3. “The End of the World” (5, Katims) – Liz having to break Max’s heart to save the world is extreme tragic romance stuff, and convoluted on paper. But this episode sells the time-travel tragedy beautifully, culminating with an image of Future Max disappearing amid his dance with Liz as Sheryl Crow’s “I Shall Believe” plays. (Thank god Max says the name of the song, as it forces the DVD producers to get the rights.) Behr does his best work yet as the “Quantum Leap”-ing Future Max, and the makeup for Future Max and Future Liz is better than I remembered.
4. “Heart of Mine” (16, Katims) – Liz’s journal-writing narration makes a return appearance at a good time, as it helps sell the idea of Liz-and-Sean (“My So-Called Life” veteran Devon Gummersall). Despite that odd pairing, and the fact that Max and Tess kiss to cap prom night, this is a genuine portrayal of people’s confusing feelings about love. It goes beyond the question of which couples we’re ’shipping and gets at something deeper, as illustrated by Max-Liz, Michael-Maria, Alex-Isabel and Tess-Kyle. Also, it’s awesome how Alex attracts Isabel by playing it cool, even if it plays like a “How to Attract Girls” instruction video made by a guy.
5. “Viva Las Vegas” (15, Gretchen J. Berg and Aaron Harberts) – This doesn’t reinvent the (roulette) wheel of “the Vegas episode,” but it gives us what we want: the Michael-Max outing humorously balloons to include everyone, Michael uses his powers to cheat, Liz and Tess have their IDs rejected while Isabel saunters through, Michael ultimately comes through for Maria (who sings – yay!), and Max returns to dance with Liz. Then the sheriff’s lecture brings everyone (and us) back down to earth, reminding them that this jaunt goes against the principle of lying low.
6. “The Departure” (21, Katims) – Yes, it’s happening too fast, but Isabel says those exact words, so we feel a kinship with the aliens as they must return to their home planet before they are ready – just as we must say goodbye to “Roswell” before we’re ready. By this time, we knew it would be coming back on UPN, but the shaky knowledge about the future still informs the season finale’s vibe. I find myself thinking “What if this had been the end?” Then I’d feel like Max when he tells Liz “I wish this all could’ve been different. I wish that so much.” “Roswell” is not supposed to end with Max and Liz apart. But it would have, if not for UPN plus the final twist in this episode: Tess killed Alex, so they’re all staying on Earth (except Tess). It’s a shame the writers couldn’t portray Tess as more of a tragic villain. By the end, she’s 100 percent evil, as we learn she was going to betray Max, Michael and Isabel upon arrival at their home planet. The DVD’s excising of Coldplay’s “Trouble” when the Jeep blows up stinks, but the whole cast steps up to portray the pain of saying goodbye to family and friends, particularly Fehr when Michael finally lets Maria in. Michael has completed his role swap with Max: He’s now the sensitive one, and Max – thanks to Tess carrying his son — is the one focused on their alien roots.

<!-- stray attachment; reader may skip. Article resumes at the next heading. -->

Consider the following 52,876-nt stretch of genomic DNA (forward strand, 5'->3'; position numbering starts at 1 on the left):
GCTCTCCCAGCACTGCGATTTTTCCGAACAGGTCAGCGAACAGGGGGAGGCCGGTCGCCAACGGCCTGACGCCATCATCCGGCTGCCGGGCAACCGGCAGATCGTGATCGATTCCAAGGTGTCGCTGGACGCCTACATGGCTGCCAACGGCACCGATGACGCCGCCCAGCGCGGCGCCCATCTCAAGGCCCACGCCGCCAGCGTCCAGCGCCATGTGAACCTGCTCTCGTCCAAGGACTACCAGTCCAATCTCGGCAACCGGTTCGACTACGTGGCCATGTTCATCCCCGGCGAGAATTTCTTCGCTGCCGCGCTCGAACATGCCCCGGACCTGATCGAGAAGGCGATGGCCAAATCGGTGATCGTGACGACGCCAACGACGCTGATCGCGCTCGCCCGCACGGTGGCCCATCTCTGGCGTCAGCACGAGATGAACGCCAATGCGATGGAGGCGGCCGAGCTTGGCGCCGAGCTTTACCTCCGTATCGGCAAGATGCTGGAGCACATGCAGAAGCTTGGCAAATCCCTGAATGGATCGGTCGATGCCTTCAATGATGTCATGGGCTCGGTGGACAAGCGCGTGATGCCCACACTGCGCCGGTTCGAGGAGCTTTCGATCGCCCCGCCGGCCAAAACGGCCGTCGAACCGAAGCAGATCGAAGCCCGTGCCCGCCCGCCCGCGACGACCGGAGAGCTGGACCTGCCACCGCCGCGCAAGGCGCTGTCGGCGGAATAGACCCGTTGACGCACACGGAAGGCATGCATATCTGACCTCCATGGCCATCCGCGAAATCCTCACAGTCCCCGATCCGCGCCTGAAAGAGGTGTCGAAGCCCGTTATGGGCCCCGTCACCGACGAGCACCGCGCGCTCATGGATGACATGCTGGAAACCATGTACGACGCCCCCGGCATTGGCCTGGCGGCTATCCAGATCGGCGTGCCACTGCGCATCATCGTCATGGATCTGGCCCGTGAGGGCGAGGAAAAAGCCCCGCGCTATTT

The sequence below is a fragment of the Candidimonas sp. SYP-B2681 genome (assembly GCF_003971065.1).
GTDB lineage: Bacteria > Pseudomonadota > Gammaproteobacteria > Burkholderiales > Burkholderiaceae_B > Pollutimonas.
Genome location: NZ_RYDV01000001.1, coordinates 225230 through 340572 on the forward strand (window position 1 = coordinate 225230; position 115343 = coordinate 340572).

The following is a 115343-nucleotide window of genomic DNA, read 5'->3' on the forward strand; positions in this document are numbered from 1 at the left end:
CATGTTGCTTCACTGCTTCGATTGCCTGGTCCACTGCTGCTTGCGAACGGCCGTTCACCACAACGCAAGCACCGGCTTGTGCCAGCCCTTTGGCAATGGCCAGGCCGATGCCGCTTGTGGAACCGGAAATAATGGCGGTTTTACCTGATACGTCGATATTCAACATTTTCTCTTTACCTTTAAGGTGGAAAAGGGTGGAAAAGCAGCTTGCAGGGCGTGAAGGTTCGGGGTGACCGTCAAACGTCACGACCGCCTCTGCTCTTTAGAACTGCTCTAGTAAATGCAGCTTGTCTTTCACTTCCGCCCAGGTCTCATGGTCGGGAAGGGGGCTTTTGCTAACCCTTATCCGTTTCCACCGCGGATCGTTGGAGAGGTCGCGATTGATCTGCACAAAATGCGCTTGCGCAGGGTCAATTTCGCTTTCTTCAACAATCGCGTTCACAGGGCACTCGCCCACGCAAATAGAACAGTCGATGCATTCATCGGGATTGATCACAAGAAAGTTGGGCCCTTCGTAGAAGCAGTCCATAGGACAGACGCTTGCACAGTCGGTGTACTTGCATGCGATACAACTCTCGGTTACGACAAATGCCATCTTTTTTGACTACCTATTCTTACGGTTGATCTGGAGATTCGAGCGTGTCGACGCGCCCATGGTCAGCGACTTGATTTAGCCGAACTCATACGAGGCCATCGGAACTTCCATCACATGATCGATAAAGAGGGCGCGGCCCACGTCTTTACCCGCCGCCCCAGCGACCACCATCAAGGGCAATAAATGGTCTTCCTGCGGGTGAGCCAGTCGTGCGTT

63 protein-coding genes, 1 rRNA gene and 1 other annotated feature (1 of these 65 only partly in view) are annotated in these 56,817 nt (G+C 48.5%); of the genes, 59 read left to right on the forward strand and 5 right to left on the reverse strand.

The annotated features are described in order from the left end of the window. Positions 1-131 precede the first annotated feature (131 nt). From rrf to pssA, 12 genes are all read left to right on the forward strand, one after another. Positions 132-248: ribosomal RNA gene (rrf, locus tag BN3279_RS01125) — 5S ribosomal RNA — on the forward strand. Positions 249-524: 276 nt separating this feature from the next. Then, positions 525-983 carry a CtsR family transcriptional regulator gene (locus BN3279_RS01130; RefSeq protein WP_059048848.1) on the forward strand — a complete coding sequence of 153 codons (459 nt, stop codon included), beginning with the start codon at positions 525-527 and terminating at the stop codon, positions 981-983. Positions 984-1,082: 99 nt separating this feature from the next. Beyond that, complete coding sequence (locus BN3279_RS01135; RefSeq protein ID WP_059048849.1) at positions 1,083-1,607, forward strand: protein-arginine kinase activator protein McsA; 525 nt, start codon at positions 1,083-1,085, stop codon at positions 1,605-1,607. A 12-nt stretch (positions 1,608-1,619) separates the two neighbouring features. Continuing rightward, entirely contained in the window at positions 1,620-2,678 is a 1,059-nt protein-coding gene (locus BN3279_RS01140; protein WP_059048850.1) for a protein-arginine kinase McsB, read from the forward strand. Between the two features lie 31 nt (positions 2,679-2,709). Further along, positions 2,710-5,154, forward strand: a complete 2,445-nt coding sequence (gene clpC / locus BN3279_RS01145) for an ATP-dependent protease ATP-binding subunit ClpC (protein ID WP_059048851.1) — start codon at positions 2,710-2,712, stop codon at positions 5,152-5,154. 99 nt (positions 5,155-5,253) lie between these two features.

7. “Baby, It’s You” (19, Lisa Klink) – In an episode where Liz and Maria infamously take a break from pursuing Alex’s killer to groove to Nelly Furtado’s live performance of “I’m Like a Bird,” there’s nonetheless some good stuff here — even though it springs from the fact of Tess’ baby, traditionally a “jump the shark” element in TV. Since alien pregnancies last a mere month, and since the baby can’t breathe on Earth, we now have a sense of urgency for the return to their home planet. A viewer can’t help but feel for Max, as he has accidentally made enemies of Liz and Isabel. Also, there’s a real sense that he’s not into Tess the way he’s into Liz – and I think this is purposeful by the writers and actors. I know we’re supposed to hate Tess, but I feel for her at this point. It’s a nice touch to have Max flat-out (if sarcastically) ask Tess if she killed Alex – a way to get us off her scent in the murder mystery.